February 15, 2013

Poll: Mainers favor higher taxes on wealthy

The survey of Mainers also shows a slim majority are in favor of canceling tax cuts enacted in 2011.

By Steve Mistler smistler@pressherald.com
State House Bureau

A new poll shows strong support for raising taxes on wealthy Mainers as a way to bridge a state budget gap.

The poll also shows that a slim majority favor canceling the tax cuts enacted in 2011, which critics say largely favored wealthy Mainers.

The results of the Maine People's Resource Center's automated survey of 558 registered voters were released Thursday, as lawmakers begin considering changes to the governor's $6.2 billion budget proposal for the two years starting July 1.

The nonprofit organization that released the poll has some ties to the Maine People's Alliance, a progressive activist group, but has been lauded for its accuracy. The poll was conducted Feb. 2 to Feb. 4 and has a margin of error of 4.15 percentage points.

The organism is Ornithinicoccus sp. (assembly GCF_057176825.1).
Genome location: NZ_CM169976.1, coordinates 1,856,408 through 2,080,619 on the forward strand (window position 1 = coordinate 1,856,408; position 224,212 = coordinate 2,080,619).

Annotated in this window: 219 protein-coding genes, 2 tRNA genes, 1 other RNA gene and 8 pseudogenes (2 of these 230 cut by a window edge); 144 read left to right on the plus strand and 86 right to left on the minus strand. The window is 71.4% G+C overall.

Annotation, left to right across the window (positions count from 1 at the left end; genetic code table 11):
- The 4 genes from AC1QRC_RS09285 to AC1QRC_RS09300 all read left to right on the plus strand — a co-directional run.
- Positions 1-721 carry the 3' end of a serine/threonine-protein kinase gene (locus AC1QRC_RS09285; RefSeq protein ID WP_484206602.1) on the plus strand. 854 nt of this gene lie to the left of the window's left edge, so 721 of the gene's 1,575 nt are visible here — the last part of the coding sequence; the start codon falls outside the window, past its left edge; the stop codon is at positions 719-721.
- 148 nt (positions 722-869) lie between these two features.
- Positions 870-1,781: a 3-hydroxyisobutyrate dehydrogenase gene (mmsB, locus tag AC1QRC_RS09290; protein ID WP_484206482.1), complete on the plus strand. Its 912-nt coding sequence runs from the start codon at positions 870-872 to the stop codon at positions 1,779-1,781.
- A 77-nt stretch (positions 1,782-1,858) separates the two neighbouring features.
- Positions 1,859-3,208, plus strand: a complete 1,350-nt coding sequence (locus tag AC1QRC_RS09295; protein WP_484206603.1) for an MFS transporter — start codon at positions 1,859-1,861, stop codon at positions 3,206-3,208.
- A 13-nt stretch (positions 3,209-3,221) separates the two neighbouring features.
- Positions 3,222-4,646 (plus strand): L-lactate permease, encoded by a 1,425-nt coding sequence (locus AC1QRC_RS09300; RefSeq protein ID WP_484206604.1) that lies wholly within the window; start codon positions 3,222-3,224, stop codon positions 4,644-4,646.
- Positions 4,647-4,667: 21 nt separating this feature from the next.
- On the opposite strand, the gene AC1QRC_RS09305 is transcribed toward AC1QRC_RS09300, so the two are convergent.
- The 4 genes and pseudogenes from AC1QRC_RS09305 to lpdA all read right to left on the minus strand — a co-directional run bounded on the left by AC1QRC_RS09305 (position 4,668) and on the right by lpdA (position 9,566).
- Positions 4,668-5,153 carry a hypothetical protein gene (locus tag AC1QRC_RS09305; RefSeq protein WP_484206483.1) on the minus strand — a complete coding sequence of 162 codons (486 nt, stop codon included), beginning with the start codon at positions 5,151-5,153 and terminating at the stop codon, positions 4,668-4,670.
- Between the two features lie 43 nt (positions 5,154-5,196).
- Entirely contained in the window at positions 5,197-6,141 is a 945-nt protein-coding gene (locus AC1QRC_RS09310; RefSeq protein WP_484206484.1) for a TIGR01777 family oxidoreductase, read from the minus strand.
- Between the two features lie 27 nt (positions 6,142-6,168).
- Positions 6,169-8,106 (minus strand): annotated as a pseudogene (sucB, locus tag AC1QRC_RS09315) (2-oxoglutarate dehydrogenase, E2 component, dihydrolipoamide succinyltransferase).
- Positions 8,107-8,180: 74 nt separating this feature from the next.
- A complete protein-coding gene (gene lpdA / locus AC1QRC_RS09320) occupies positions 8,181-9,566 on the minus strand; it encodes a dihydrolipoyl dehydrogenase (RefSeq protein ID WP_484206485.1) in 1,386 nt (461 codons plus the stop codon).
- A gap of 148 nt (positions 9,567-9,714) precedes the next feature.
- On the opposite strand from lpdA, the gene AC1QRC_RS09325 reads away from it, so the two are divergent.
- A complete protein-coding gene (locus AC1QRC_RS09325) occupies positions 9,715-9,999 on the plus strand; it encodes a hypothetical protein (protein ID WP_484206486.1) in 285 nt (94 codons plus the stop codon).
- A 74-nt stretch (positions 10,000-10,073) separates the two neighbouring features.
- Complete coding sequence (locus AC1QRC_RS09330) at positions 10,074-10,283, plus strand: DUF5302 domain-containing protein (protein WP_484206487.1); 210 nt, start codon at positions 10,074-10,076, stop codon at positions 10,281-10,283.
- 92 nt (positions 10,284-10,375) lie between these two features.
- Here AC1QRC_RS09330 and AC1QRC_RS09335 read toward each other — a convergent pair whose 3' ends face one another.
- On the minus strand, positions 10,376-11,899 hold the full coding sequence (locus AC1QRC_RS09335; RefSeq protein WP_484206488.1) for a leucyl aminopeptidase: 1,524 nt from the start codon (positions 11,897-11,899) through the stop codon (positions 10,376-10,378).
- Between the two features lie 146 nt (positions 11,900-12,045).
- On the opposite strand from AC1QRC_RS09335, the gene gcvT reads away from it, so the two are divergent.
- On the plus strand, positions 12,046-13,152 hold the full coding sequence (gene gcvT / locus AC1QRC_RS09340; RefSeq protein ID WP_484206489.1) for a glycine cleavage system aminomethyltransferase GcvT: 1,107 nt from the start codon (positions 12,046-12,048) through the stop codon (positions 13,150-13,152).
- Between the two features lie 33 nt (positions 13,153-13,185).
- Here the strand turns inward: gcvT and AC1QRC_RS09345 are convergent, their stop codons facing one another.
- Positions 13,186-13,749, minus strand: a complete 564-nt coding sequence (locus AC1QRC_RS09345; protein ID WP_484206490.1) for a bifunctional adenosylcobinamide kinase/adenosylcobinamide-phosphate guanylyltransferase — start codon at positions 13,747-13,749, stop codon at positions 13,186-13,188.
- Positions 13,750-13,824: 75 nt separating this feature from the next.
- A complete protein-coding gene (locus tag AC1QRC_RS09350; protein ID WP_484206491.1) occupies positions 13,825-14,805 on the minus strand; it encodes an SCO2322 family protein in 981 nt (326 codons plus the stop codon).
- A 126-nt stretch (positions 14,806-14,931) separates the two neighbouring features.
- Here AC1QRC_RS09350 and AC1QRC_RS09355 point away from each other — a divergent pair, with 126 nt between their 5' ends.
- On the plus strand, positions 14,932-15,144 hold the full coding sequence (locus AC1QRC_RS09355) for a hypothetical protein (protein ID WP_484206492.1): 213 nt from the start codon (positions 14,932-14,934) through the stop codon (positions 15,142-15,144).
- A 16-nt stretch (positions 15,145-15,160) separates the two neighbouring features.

Respondents overwhelmingly found it unacceptable to cut Medicaid (62.9 percent) and local school funding (67.8 percent) to balance the budget. The Medicaid question described the health insurance program as government health insurance "for the poor."

More than 84 percent of respondents opposed raising property taxes. The question did not mention Gov. Paul LePage's plan to suspend over $200 million in municipal aid for two years, a proposal that critics say would increase property taxes.

The administration has argued that raising property taxes in response to the funding freeze is a local choice.

On "tax fairness," 79 percent of respondents favored "requiring those who make over $250,000 per year to pay at least as high a combined state and local tax rate as the average Mainer."

More than 74 percent found it acceptable to raise taxes on "the wealthy." The question did not specify what defined a wealthy earner.

Respondents were asked if they would favor canceling the tax cut passed by LePage and the Legislature in 2011. Over 42 percent said it would be acceptable, while 37 percent said it wouldn't. Over 20.3 percent were unsure.

Steve Mistler can be contacted at 620-7016 or at:


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